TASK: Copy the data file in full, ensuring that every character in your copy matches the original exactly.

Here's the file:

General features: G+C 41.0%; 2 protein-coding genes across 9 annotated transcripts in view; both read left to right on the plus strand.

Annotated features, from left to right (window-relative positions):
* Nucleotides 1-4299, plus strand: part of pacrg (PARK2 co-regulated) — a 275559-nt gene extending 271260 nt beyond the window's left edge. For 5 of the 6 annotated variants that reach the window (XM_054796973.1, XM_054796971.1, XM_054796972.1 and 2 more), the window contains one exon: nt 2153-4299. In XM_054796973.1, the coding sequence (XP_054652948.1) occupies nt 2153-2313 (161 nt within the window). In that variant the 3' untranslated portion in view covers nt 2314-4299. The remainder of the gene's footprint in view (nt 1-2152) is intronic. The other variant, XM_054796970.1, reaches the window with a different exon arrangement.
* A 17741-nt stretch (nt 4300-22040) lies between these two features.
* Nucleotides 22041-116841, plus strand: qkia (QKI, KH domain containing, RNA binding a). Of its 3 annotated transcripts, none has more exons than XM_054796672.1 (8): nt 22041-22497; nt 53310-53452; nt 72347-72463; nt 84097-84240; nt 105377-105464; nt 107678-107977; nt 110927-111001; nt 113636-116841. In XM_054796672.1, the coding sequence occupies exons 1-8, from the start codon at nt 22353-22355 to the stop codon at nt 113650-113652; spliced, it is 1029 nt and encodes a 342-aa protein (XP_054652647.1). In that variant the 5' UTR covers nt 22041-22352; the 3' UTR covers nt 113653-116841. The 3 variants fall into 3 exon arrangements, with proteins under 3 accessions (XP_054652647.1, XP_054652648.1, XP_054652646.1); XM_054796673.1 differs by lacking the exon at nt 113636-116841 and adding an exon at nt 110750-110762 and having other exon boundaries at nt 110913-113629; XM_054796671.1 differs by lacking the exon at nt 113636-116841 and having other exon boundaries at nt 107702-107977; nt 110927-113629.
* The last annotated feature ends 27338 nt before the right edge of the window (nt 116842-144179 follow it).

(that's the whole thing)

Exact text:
General features: G+C 41.0%; 2 protein-coding genes across 9 annotated transcripts in view; both read left to right on the plus strand.

Annotated features, from left to right (window-relative positions):
* Nucleotides 1-4299, plus strand: part of pacrg (PARK2 co-regulated) — a 275559-nt gene extending 271260 nt beyond the window's left edge. For 5 of the 6 annotated variants that reach the window (XM_054796973.1, XM_054796971.1, XM_054796972.1 and 2 more), the window contains one exon: nt 2153-4299. In XM_054796973.1, the coding sequence (XP_054652948.1) occupies nt 2153-2313 (161 nt within the window). In that variant the 3' untranslated portion in view covers nt 2314-4299. The remainder of the gene's footprint in view (nt 1-2152) is intronic. The other variant, XM_054796970.1, reaches the window with a different exon arrangement.
* A 17741-nt stretch (nt 4300-22040) lies between these two features.
* Nucleotides 22041-116841, plus strand: qkia (QKI, KH domain containing, RNA binding a). Of its 3 annotated transcripts, none has more exons than XM_054796672.1 (8): nt 22041-22497; nt 53310-53452; nt 72347-72463; nt 84097-84240; nt 105377-105464; nt 107678-107977; nt 110927-111001; nt 113636-116841. In XM_054796672.1, the coding sequence occupies exons 1-8, from the start codon at nt 22353-22355 to the stop codon at nt 113650-113652; spliced, it is 1029 nt and encodes a 342-aa protein (XP_054652647.1). In that variant the 5' UTR covers nt 22041-22352; the 3' UTR covers nt 113653-116841. The 3 variants fall into 3 exon arrangements, with proteins under 3 accessions (XP_054652647.1, XP_054652648.1, XP_054652646.1); XM_054796673.1 differs by lacking the exon at nt 113636-116841 and adding an exon at nt 110750-110762 and having other exon boundaries at nt 110913-113629; XM_054796671.1 differs by lacking the exon at nt 113636-116841 and having other exon boundaries at nt 107702-107977; nt 110927-113629.
* The last annotated feature ends 27338 nt before the right edge of the window (nt 116842-144179 follow it).